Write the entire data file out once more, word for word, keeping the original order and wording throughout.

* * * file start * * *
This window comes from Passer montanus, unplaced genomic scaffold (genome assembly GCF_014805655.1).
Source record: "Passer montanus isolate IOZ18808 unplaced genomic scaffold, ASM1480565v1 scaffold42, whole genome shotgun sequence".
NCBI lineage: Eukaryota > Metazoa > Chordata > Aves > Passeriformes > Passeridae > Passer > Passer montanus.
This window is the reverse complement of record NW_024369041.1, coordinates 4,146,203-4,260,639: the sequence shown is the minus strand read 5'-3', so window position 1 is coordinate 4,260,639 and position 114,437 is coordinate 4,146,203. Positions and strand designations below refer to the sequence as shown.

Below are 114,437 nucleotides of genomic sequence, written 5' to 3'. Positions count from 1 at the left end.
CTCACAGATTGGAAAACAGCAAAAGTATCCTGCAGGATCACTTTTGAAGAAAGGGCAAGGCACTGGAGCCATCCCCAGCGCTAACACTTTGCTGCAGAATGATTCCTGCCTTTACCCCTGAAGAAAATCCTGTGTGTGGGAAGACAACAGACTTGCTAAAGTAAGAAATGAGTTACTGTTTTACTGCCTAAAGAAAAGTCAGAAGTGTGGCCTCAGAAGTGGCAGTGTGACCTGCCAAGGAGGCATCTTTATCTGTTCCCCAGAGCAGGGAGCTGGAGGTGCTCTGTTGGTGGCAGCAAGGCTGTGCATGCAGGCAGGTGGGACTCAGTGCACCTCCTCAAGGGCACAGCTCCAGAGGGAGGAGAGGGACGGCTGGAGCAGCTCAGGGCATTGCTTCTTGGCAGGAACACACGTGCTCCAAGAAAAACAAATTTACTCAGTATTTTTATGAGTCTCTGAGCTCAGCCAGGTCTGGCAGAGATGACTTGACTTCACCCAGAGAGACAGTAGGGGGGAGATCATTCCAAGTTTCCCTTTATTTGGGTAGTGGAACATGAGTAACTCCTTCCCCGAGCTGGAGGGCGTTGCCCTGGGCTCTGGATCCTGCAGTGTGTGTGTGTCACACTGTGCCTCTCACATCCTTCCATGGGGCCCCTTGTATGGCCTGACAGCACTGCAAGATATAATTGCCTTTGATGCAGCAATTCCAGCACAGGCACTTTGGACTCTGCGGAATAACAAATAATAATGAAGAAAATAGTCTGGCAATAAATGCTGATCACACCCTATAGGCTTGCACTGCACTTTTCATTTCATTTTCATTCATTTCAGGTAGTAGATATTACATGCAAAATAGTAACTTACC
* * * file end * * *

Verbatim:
This window comes from Passer montanus, unplaced genomic scaffold (genome assembly GCF_014805655.1).
Source record: "Passer montanus isolate IOZ18808 unplaced genomic scaffold, ASM1480565v1 scaffold42, whole genome shotgun sequence".
NCBI lineage: Eukaryota > Metazoa > Chordata > Aves > Passeriformes > Passeridae > Passer > Passer montanus.
This window is the reverse complement of record NW_024369041.1, coordinates 4,146,203-4,260,639: the sequence shown is the minus strand read 5'-3', so window position 1 is coordinate 4,260,639 and position 114,437 is coordinate 4,146,203. Positions and strand designations below refer to the sequence as shown.

Below are 114,437 nucleotides of genomic sequence, written 5' to 3'. Positions count from 1 at the left end.
CTCACAGATTGGAAAACAGCAAAAGTATCCTGCAGGATCACTTTTGAAGAAAGGGCAAGGCACTGGAGCCATCCCCAGCGCTAACACTTTGCTGCAGAATGATTCCTGCCTTTACCCCTGAAGAAAATCCTGTGTGTGGGAAGACAACAGACTTGCTAAAGTAAGAAATGAGTTACTGTTTTACTGCCTAAAGAAAAGTCAGAAGTGTGGCCTCAGAAGTGGCAGTGTGACCTGCCAAGGAGGCATCTTTATCTGTTCCCCAGAGCAGGGAGCTGGAGGTGCTCTGTTGGTGGCAGCAAGGCTGTGCATGCAGGCAGGTGGGACTCAGTGCACCTCCTCAAGGGCACAGCTCCAGAGGGAGGAGAGGGACGGCTGGAGCAGCTCAGGGCATTGCTTCTTGGCAGGAACACACGTGCTCCAAGAAAAACAAATTTACTCAGTATTTTTATGAGTCTCTGAGCTCAGCCAGGTCTGGCAGAGATGACTTGACTTCACCCAGAGAGACAGTAGGGGGGAGATCATTCCAAGTTTCCCTTTATTTGGGTAGTGGAACATGAGTAACTCCTTCCCCGAGCTGGAGGGCGTTGCCCTGGGCTCTGGATCCTGCAGTGTGTGTGTGTCACACTGTGCCTCTCACATCCTTCCATGGGGCCCCTTGTATGGCCTGACAGCACTGCAAGATATAATTGCCTTTGATGCAGCAATTCCAGCACAGGCACTTTGGACTCTGCGGAATAACAAATAATAATGAAGAAAATAGTCTGGCAATAAATGCTGATCACACCCTATAGGCTTGCACTGCACTTTTCATTTCATTTTCATTCATTTCAGGTAGTAGATATTACATGCAAAATAGTAACTTACC